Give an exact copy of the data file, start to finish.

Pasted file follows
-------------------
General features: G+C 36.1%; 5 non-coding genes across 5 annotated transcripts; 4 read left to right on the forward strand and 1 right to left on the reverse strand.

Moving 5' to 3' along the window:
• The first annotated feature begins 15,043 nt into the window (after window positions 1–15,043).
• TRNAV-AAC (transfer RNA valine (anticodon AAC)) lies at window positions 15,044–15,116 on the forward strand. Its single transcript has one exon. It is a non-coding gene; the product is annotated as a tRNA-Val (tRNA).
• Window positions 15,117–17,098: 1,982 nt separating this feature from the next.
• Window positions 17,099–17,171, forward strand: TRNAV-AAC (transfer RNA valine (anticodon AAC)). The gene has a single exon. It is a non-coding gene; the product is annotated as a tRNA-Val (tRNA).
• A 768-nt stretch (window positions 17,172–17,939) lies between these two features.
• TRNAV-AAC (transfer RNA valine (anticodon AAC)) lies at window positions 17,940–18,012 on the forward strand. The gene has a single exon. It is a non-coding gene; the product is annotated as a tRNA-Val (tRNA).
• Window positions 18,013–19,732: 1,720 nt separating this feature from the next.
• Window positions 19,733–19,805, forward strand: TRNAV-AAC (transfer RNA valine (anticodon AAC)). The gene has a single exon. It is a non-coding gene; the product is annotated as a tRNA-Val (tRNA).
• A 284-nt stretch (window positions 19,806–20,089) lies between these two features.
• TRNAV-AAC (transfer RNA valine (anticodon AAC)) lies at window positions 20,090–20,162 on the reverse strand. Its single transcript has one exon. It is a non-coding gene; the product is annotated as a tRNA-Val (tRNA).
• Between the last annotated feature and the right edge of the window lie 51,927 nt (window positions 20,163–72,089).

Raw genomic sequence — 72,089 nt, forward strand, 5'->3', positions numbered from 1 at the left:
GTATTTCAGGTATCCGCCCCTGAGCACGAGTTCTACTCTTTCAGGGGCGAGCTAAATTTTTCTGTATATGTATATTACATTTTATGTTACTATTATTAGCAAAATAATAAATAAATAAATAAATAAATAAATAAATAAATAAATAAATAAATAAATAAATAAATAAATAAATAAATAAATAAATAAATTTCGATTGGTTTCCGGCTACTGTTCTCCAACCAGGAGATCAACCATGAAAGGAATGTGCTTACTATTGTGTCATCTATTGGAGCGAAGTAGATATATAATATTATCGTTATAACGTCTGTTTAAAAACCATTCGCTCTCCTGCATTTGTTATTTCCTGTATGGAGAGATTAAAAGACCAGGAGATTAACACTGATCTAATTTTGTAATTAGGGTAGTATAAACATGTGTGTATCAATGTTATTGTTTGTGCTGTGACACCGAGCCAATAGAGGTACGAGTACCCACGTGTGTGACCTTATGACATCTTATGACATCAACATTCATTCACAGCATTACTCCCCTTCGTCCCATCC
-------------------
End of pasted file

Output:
General features: G+C 36.1%; 5 non-coding genes across 5 annotated transcripts; 4 read left to right on the forward strand and 1 right to left on the reverse strand.

Moving 5' to 3' along the window:
• The first annotated feature begins 15,043 nt into the window (after window positions 1–15,043).
• TRNAV-AAC (transfer RNA valine (anticodon AAC)) lies at window positions 15,044–15,116 on the forward strand. Its single transcript has one exon. It is a non-coding gene; the product is annotated as a tRNA-Val (tRNA).
• Window positions 15,117–17,098: 1,982 nt separating this feature from the next.
• Window positions 17,099–17,171, forward strand: TRNAV-AAC (transfer RNA valine (anticodon AAC)). The gene has a single exon. It is a non-coding gene; the product is annotated as a tRNA-Val (tRNA).
• A 768-nt stretch (window positions 17,172–17,939) lies between these two features.
• TRNAV-AAC (transfer RNA valine (anticodon AAC)) lies at window positions 17,940–18,012 on the forward strand. The gene has a single exon. It is a non-coding gene; the product is annotated as a tRNA-Val (tRNA).
• Window positions 18,013–19,732: 1,720 nt separating this feature from the next.
• Window positions 19,733–19,805, forward strand: TRNAV-AAC (transfer RNA valine (anticodon AAC)). The gene has a single exon. It is a non-coding gene; the product is annotated as a tRNA-Val (tRNA).
• A 284-nt stretch (window positions 19,806–20,089) lies between these two features.
• TRNAV-AAC (transfer RNA valine (anticodon AAC)) lies at window positions 20,090–20,162 on the reverse strand. Its single transcript has one exon. It is a non-coding gene; the product is annotated as a tRNA-Val (tRNA).
• Between the last annotated feature and the right edge of the window lie 51,927 nt (window positions 20,163–72,089).

Raw genomic sequence — 72,089 nt, forward strand, 5'->3', positions numbered from 1 at the left:
GTATTTCAGGTATCCGCCCCTGAGCACGAGTTCTACTCTTTCAGGGGCGAGCTAAATTTTTCTGTATATGTATATTACATTTTATGTTACTATTATTAGCAAAATAATAAATAAATAAATAAATAAATAAATAAATAAATAAATAAATAAATAAATAAATAAATAAATAAATAAATAAATAAATAAATTTCGATTGGTTTCCGGCTACTGTTCTCCAACCAGGAGATCAACCATGAAAGGAATGTGCTTACTATTGTGTCATCTATTGGAGCGAAGTAGATATATAATATTATCGTTATAACGTCTGTTTAAAAACCATTCGCTCTCCTGCATTTGTTATTTCCTGTATGGAGAGATTAAAAGACCAGGAGATTAACACTGATCTAATTTTGTAATTAGGGTAGTATAAACATGTGTGTATCAATGTTATTGTTTGTGCTGTGACACCGAGCCAATAGAGGTACGAGTACCCACGTGTGTGACCTTATGACATCTTATGACATCAACATTCATTCACAGCATTACTCCCCTTCGTCCCATCC